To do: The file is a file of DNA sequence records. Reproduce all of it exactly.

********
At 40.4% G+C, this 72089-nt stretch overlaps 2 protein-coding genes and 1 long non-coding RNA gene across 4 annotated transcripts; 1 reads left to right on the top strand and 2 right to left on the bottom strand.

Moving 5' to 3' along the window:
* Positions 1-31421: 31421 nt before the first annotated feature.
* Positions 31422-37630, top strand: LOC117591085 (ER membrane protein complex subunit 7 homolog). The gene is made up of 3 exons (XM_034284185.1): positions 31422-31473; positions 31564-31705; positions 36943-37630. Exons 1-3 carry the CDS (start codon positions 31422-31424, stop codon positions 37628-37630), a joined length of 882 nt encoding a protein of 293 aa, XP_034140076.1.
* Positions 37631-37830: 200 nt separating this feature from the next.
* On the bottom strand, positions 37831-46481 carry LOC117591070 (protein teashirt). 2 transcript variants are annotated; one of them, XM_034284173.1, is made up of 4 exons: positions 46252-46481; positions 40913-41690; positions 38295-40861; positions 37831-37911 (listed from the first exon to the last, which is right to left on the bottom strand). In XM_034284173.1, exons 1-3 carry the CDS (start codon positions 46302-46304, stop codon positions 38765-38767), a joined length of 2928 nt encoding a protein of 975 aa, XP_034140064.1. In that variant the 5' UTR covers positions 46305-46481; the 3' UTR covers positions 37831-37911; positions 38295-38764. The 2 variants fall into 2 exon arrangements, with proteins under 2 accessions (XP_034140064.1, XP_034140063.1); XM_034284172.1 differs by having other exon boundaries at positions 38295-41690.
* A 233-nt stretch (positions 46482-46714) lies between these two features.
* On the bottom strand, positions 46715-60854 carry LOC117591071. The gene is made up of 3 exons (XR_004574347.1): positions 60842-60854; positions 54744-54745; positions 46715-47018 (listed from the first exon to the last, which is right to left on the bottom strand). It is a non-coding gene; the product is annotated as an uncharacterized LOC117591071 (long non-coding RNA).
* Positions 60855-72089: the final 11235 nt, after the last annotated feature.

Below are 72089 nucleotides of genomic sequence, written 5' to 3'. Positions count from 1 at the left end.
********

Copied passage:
At 40.4% G+C, this 72089-nt stretch overlaps 2 protein-coding genes and 1 long non-coding RNA gene across 4 annotated transcripts; 1 reads left to right on the top strand and 2 right to left on the bottom strand.

Moving 5' to 3' along the window:
* Positions 1-31421: 31421 nt before the first annotated feature.
* Positions 31422-37630, top strand: LOC117591085 (ER membrane protein complex subunit 7 homolog). The gene is made up of 3 exons (XM_034284185.1): positions 31422-31473; positions 31564-31705; positions 36943-37630. Exons 1-3 carry the CDS (start codon positions 31422-31424, stop codon positions 37628-37630), a joined length of 882 nt encoding a protein of 293 aa, XP_034140076.1.
* Positions 37631-37830: 200 nt separating this feature from the next.
* On the bottom strand, positions 37831-46481 carry LOC117591070 (protein teashirt). 2 transcript variants are annotated; one of them, XM_034284173.1, is made up of 4 exons: positions 46252-46481; positions 40913-41690; positions 38295-40861; positions 37831-37911 (listed from the first exon to the last, which is right to left on the bottom strand). In XM_034284173.1, exons 1-3 carry the CDS (start codon positions 46302-46304, stop codon positions 38765-38767), a joined length of 2928 nt encoding a protein of 975 aa, XP_034140064.1. In that variant the 5' UTR covers positions 46305-46481; the 3' UTR covers positions 37831-37911; positions 38295-38764. The 2 variants fall into 2 exon arrangements, with proteins under 2 accessions (XP_034140064.1, XP_034140063.1); XM_034284172.1 differs by having other exon boundaries at positions 38295-41690.
* A 233-nt stretch (positions 46482-46714) lies between these two features.
* On the bottom strand, positions 46715-60854 carry LOC117591071. The gene is made up of 3 exons (XR_004574347.1): positions 60842-60854; positions 54744-54745; positions 46715-47018 (listed from the first exon to the last, which is right to left on the bottom strand). It is a non-coding gene; the product is annotated as an uncharacterized LOC117591071 (long non-coding RNA).
* Positions 60855-72089: the final 11235 nt, after the last annotated feature.

Below are 72089 nucleotides of genomic sequence, written 5' to 3'. Positions count from 1 at the left end.